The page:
Project description:OBJECTIVES:The aim of this study was to test the ability of a commercially available natural language processing (NLP) tool to accurately extract examination quality-related and large polyp information from colonoscopy reports with varying report formats. BACKGROUND:Colonoscopy quality reporting often requires manual data abstraction. NLP is another option for extracting information; however, limited data exist on its ability to accurately extract examination quality and polyp findings from unstructured text in colonoscopy reports with different reporting formats. STUDY DESIGN:NLP strategies were developed using 500 colonoscopy reports from Kaiser Permanente Northern California and then tested using 300 separate colonoscopy reports that underwent manual chart review. Using findings from manual review as the reference standard, we evaluated the NLP tool's sensitivity, specificity, positive predictive value (PPV), and accuracy for identifying colonoscopy examination indication, cecal intubation, bowel preparation adequacy, and polyps ?10?mm. RESULTS:The NLP tool was highly accurate in identifying examination quality-related variables from colonoscopy reports. Compared with manual review, sensitivity for screening indication was 100% (95% confidence interval: 95.3%-100%), PPV was 90.6% (82.3%-95.8%), and accuracy was 98.2% (97.0%-99.4%). For cecal intubation, sensitivity was 99.6% (98.0%-100%), PPV was 100% (98.5%-100%), and accuracy was 99.8% (99.5%-100%). For bowel preparation adequacy, sensitivity was 100% (98.5%-100%), PPV was 100% (98.5%-100%), and accuracy was 100% (100%-100%). For polyp(s) ?10?mm, sensitivity was 90.5% (69.6%-98.8%), PPV was 100% (82.4%-100%), and accuracy was 95.2% (88.8%-100%). CONCLUSION:NLP yielded a high degree of accuracy for identifying examination quality-related and large polyp information from diverse types of colonoscopy reports.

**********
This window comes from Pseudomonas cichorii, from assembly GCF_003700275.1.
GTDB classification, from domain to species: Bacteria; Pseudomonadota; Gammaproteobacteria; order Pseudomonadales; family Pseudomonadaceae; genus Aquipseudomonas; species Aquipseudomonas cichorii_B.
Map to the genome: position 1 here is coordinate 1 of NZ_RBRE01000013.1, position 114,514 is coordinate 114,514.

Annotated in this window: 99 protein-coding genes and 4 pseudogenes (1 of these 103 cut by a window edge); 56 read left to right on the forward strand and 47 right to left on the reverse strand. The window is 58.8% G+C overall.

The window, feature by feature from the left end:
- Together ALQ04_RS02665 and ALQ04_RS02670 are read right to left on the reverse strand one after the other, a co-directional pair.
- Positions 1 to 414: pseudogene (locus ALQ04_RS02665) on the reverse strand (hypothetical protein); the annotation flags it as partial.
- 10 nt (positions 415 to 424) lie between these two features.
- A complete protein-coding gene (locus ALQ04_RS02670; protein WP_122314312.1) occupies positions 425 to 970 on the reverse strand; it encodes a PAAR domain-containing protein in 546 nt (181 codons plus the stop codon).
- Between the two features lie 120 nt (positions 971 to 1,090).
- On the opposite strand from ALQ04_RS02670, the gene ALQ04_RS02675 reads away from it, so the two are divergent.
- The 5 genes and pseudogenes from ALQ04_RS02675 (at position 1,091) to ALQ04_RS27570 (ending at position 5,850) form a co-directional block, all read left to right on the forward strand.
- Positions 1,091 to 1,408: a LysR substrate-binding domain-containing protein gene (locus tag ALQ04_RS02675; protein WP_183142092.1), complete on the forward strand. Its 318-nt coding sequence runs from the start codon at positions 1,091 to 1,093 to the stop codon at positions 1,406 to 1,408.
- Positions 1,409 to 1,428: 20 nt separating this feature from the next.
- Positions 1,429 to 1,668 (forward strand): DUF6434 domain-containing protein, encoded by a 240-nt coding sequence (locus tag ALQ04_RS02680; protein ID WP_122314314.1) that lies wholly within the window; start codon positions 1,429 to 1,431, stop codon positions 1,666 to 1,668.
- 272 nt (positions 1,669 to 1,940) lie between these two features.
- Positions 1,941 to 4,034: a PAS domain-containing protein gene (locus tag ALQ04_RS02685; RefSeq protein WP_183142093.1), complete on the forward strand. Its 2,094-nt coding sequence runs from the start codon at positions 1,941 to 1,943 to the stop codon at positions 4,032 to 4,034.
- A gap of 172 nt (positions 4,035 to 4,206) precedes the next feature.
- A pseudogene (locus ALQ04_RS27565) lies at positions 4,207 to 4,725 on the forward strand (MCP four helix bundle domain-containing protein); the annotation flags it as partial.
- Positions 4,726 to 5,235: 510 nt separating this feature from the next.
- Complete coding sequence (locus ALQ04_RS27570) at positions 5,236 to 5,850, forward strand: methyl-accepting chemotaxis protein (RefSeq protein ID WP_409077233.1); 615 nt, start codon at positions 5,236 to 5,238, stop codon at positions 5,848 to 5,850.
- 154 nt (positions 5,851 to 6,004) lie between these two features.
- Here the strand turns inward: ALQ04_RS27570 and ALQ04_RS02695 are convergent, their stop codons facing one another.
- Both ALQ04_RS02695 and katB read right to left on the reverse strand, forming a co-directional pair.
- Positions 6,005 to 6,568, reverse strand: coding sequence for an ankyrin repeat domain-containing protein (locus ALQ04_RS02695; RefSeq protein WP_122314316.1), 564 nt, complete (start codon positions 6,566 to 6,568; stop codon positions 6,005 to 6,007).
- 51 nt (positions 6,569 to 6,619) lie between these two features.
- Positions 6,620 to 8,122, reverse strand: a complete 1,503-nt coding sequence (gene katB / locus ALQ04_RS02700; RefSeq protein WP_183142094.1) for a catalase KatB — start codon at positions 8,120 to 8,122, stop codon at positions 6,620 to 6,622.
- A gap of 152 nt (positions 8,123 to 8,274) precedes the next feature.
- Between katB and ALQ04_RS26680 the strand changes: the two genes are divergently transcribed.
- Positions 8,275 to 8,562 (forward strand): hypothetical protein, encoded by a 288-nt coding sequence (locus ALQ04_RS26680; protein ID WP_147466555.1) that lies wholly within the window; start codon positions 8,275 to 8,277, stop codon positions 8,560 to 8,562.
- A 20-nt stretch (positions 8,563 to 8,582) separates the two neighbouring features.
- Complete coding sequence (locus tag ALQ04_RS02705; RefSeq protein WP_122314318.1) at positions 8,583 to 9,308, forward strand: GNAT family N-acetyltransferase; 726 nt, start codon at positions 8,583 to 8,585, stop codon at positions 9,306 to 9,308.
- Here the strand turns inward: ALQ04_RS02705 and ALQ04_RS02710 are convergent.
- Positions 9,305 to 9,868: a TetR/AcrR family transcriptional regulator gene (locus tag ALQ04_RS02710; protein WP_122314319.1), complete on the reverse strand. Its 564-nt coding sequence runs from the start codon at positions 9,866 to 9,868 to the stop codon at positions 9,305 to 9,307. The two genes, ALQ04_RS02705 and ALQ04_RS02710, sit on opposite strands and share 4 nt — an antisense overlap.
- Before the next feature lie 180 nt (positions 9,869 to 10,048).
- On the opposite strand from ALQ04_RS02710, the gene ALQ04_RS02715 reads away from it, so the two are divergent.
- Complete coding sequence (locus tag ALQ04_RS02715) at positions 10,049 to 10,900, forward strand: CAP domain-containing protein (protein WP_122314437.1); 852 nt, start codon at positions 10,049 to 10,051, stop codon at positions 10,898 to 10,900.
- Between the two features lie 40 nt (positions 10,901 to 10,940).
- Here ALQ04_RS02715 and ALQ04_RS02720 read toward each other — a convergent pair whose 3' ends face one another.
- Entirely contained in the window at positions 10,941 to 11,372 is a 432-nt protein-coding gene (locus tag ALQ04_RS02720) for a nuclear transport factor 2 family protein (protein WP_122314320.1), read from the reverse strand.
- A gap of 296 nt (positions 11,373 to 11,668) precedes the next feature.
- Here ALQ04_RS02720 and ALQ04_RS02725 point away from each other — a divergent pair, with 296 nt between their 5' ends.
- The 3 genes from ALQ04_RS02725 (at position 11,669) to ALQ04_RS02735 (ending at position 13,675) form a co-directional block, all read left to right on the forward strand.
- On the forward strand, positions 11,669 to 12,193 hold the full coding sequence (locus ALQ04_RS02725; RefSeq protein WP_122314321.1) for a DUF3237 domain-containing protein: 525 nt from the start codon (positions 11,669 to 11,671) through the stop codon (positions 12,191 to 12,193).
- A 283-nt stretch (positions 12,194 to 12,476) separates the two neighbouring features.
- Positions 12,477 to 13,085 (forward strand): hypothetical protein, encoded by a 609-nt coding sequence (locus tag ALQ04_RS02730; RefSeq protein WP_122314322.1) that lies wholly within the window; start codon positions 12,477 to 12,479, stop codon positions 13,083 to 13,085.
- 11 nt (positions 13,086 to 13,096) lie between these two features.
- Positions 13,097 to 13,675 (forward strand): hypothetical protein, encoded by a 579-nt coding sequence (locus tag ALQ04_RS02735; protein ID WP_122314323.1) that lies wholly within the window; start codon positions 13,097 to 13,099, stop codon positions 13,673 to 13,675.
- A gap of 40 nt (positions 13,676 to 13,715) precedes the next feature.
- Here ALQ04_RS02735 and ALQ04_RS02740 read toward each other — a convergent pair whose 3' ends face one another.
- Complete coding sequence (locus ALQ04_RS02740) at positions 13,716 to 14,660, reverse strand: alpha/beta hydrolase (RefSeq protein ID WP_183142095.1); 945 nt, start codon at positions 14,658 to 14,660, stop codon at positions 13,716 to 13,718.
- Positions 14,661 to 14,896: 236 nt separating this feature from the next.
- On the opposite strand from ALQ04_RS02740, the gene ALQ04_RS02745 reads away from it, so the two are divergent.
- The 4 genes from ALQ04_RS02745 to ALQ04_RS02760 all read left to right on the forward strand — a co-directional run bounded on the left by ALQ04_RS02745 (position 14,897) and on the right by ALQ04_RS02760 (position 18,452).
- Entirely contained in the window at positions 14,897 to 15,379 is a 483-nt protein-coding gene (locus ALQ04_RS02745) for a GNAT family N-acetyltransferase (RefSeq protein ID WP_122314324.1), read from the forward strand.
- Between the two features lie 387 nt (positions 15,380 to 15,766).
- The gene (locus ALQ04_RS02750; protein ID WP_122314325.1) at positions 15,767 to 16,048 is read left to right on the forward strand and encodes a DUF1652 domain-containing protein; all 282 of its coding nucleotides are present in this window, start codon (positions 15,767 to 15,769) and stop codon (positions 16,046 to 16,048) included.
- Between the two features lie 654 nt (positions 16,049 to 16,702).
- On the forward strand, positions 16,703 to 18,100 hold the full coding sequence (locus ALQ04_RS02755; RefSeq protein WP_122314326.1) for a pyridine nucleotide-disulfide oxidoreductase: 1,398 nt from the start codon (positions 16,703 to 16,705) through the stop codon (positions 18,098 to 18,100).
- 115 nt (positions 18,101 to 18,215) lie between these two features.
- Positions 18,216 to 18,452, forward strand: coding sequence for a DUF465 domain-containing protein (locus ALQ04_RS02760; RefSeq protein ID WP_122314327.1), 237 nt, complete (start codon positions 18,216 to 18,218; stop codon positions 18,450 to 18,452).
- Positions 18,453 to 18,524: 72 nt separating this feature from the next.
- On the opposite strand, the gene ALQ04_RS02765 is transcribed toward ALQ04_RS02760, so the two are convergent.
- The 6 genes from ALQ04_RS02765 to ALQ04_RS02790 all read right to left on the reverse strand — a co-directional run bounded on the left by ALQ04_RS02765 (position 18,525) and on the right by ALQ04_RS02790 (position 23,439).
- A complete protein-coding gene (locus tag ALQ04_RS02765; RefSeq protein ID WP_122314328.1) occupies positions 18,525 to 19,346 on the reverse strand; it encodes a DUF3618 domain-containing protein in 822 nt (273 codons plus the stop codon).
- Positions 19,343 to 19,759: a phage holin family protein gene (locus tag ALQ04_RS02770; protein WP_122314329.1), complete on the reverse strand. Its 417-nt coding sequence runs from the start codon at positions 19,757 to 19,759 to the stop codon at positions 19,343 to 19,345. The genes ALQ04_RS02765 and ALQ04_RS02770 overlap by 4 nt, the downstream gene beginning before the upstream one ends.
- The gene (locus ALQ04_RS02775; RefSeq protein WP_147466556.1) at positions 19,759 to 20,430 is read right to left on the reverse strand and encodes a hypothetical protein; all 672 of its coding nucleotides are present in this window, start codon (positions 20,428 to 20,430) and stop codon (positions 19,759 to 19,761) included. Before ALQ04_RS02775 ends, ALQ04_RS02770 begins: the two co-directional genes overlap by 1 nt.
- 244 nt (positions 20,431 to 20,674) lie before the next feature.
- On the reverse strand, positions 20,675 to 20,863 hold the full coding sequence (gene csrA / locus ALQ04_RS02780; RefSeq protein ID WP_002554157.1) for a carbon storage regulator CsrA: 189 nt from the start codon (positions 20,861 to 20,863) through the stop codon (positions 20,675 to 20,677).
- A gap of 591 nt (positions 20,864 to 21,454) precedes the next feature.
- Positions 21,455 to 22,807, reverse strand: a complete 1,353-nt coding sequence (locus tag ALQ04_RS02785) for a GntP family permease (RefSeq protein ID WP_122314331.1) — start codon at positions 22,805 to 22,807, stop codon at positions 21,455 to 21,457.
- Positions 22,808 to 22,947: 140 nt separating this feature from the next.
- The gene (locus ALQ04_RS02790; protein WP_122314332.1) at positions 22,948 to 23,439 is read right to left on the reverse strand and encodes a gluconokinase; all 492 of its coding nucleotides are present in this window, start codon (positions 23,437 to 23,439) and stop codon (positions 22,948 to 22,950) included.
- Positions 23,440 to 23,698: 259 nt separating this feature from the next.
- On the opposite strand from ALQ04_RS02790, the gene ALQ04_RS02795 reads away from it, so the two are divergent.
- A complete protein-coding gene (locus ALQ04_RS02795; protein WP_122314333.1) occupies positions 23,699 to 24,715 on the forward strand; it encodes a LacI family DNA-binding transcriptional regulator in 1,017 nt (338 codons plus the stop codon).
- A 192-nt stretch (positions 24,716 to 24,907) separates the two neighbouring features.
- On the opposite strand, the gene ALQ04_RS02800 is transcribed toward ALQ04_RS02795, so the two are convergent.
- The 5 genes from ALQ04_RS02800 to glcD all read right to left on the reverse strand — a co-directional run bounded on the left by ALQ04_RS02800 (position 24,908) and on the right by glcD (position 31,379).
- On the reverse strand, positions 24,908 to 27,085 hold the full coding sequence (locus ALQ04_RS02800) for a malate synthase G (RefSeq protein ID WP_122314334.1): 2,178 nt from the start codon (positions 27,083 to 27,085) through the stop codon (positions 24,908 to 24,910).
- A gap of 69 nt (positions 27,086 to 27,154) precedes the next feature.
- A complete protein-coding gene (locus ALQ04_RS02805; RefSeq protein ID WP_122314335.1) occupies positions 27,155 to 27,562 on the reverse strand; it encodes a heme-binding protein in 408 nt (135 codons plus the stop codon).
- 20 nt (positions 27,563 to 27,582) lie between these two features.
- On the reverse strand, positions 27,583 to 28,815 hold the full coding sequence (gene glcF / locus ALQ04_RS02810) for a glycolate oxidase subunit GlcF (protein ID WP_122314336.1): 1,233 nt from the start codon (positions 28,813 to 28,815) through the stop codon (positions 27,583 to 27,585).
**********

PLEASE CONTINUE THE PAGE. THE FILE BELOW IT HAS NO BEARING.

Project description:OBJECTIVE: Polyp detection rate (PDR) is an accepted measure of colonoscopy quality. Several factors may influence PDR including time of procedure and order of colonoscopy within a session. Our unit provides evening colonoscopy lists (6-9 pm). We examined whether colonoscopy performance declines in the evening. DESIGN: Data for all National Health Service (NHS) outpatient colonoscopies performed at Norfolk and Norwich University Hospital in 2011 were examined. Timing, demographics, indication and colonoscopy findings were recorded. Statistical analysis was performed using multivariate regression. RESULTS: Data from 2576 colonoscopies were included: 1163 (45.1%) in the morning, 1123 (43.6%) in the afternoon and 290 (11.3%) in the evening. Overall PDR was 40.80%. Males, increasing age and successful caecal intubation were all significantly associated with higher polyp detection. The indications 'faecal occult blood screening' (p<0.001) and 'polyp surveillance' (p<0.001) were strongly positively associated and 'anaemia' (p=0.01) was negatively associated with PDR. Following adjustment for covariates, there was no significant difference in PDR between sessions. With the morning as the reference value, the odds ratio for polyp detection in the afternoon and evening were 0.93 (95% CI = 0.72-1.18) and 1.15 (95%CI = 0.82-1.61) respectively. PDR was not affected by rank of colonoscopy within a list, sedation dose or trainee-involvement. CONCLUSIONS: Time of day did not affect polyp detection rate in clinical practice. Evening colonoscopy had equivalent efficacy and is an effective tool in meeting increasing demands for endoscopy. Standardisation was shown to have a considerable effect as demographics, indication and endoscopist varied substantially between sessions. Evening sessions were popular with a younger population.